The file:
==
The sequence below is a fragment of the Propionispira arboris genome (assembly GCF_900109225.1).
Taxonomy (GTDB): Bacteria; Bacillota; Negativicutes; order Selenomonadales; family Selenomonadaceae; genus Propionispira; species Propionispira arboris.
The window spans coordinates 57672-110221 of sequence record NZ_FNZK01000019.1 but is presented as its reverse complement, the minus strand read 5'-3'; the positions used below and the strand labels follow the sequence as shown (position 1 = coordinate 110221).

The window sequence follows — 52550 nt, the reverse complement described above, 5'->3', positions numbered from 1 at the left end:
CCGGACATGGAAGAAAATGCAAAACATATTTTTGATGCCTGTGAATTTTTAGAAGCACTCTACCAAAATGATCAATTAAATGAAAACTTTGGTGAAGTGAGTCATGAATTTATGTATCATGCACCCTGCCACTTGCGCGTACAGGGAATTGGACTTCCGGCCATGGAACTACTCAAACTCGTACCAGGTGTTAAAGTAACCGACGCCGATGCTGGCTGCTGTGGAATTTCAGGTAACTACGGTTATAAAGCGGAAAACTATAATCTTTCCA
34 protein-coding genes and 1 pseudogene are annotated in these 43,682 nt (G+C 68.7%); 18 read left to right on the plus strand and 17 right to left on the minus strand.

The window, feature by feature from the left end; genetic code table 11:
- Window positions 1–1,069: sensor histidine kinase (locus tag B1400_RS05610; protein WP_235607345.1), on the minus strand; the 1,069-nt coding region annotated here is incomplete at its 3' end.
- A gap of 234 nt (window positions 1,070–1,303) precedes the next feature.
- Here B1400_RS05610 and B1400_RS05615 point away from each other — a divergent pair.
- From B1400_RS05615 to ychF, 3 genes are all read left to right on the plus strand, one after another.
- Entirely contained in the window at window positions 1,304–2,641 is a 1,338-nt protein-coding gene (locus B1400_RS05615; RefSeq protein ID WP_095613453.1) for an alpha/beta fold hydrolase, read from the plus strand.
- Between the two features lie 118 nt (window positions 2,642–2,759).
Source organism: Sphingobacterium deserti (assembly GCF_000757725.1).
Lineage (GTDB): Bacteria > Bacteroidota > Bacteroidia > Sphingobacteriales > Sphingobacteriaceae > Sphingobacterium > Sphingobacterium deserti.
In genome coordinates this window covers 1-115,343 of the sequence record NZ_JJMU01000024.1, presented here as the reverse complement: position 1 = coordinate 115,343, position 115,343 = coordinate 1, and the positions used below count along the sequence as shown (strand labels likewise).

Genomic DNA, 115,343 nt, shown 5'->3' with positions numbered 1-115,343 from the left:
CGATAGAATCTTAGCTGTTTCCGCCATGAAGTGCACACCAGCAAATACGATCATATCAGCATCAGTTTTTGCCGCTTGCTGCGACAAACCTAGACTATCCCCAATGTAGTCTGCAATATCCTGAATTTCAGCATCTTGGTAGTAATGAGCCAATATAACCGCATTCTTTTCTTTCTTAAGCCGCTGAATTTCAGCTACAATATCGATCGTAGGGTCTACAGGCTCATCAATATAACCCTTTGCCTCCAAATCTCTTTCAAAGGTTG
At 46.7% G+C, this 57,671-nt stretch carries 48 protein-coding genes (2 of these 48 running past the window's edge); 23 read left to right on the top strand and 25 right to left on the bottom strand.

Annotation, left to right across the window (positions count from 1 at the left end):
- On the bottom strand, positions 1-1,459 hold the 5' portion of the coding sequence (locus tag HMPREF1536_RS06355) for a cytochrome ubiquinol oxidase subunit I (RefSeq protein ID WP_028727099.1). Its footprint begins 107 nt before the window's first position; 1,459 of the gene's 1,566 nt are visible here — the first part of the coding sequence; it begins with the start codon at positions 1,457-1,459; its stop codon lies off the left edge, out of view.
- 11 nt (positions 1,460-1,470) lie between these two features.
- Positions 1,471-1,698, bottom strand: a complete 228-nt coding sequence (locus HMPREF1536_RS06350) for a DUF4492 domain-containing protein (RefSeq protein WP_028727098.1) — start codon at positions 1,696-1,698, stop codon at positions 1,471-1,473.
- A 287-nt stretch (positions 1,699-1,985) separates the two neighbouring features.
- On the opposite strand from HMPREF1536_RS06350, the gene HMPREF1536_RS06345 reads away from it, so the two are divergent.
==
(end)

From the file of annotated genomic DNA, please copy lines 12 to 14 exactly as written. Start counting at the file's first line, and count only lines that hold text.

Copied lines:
- Entirely contained in the window at window positions 1,304–2,641 is a 1,338-nt protein-coding gene (locus B1400_RS05615; RefSeq protein ID WP_095613453.1) for an alpha/beta fold hydrolase, read from the plus strand.
- Between the two features lie 118 nt (window positions 2,642–2,759).
Source organism: Sphingobacterium deserti (assembly GCF_000757725.1).